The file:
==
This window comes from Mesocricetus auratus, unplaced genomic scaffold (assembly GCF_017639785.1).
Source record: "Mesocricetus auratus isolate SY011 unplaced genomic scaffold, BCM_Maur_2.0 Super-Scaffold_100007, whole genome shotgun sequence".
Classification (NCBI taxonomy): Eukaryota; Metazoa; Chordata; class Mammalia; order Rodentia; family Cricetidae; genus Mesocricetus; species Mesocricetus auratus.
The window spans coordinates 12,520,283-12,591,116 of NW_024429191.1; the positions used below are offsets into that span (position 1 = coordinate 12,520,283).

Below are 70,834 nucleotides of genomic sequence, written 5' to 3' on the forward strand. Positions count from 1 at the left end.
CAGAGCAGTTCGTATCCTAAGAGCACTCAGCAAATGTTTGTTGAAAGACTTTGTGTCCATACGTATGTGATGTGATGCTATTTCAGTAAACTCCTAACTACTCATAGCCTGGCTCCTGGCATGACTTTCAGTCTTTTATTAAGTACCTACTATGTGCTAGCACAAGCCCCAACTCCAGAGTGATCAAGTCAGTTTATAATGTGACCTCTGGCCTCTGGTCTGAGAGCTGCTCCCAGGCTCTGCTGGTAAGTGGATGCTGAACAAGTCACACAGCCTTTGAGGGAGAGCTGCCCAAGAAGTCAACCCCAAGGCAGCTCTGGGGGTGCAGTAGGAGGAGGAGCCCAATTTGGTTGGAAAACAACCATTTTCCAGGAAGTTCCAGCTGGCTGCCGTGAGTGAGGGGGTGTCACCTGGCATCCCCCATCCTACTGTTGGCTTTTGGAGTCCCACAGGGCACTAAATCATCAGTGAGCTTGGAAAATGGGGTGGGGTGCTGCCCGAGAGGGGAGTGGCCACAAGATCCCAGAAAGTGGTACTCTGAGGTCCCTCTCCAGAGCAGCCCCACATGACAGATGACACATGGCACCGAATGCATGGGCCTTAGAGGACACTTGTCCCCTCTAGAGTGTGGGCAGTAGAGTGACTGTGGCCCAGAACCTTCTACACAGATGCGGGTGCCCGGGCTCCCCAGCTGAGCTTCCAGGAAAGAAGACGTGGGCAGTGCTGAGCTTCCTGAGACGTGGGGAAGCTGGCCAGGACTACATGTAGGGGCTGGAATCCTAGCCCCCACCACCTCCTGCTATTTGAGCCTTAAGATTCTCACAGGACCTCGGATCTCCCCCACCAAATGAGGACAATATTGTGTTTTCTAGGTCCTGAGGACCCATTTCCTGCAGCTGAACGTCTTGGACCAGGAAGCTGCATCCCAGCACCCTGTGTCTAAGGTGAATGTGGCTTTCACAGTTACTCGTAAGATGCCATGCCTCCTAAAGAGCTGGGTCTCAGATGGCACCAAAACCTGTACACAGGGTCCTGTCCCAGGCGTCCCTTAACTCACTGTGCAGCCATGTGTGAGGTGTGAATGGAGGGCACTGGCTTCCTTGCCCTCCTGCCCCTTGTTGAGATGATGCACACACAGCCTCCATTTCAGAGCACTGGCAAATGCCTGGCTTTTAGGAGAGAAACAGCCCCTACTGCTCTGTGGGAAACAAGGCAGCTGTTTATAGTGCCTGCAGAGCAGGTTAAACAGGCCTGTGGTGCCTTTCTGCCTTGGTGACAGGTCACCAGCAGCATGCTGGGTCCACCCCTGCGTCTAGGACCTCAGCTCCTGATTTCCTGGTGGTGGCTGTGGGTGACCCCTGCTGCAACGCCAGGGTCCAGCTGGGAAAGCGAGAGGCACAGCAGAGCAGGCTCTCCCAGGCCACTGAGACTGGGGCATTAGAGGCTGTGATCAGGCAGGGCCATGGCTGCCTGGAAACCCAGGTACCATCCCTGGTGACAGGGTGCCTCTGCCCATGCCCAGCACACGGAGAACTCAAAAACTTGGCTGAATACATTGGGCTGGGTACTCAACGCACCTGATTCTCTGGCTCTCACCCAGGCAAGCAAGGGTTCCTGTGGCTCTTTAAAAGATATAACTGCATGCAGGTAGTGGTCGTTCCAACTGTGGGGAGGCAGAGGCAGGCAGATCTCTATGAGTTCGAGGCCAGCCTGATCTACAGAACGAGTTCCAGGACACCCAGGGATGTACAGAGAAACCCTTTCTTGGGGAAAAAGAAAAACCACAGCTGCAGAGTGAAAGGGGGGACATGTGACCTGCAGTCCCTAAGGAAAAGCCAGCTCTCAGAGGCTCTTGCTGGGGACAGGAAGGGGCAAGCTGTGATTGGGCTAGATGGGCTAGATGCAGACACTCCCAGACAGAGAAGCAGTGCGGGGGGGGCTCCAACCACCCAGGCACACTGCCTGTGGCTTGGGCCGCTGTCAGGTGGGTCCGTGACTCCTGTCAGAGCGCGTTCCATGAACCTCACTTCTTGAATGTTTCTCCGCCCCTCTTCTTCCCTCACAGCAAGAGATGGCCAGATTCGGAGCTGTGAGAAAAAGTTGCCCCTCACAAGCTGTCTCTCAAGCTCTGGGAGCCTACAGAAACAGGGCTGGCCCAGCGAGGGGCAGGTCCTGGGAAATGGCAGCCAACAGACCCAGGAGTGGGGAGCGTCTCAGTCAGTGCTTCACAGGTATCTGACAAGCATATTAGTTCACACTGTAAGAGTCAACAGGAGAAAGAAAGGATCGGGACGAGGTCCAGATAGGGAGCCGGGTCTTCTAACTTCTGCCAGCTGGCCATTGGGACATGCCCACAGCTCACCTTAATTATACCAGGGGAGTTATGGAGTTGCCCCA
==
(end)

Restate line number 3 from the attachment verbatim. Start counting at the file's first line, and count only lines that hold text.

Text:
Classification (NCBI taxonomy): Eukaryota; Metazoa; Chordata; class Mammalia; order Rodentia; family Cricetidae; genus Mesocricetus; species Mesocricetus auratus.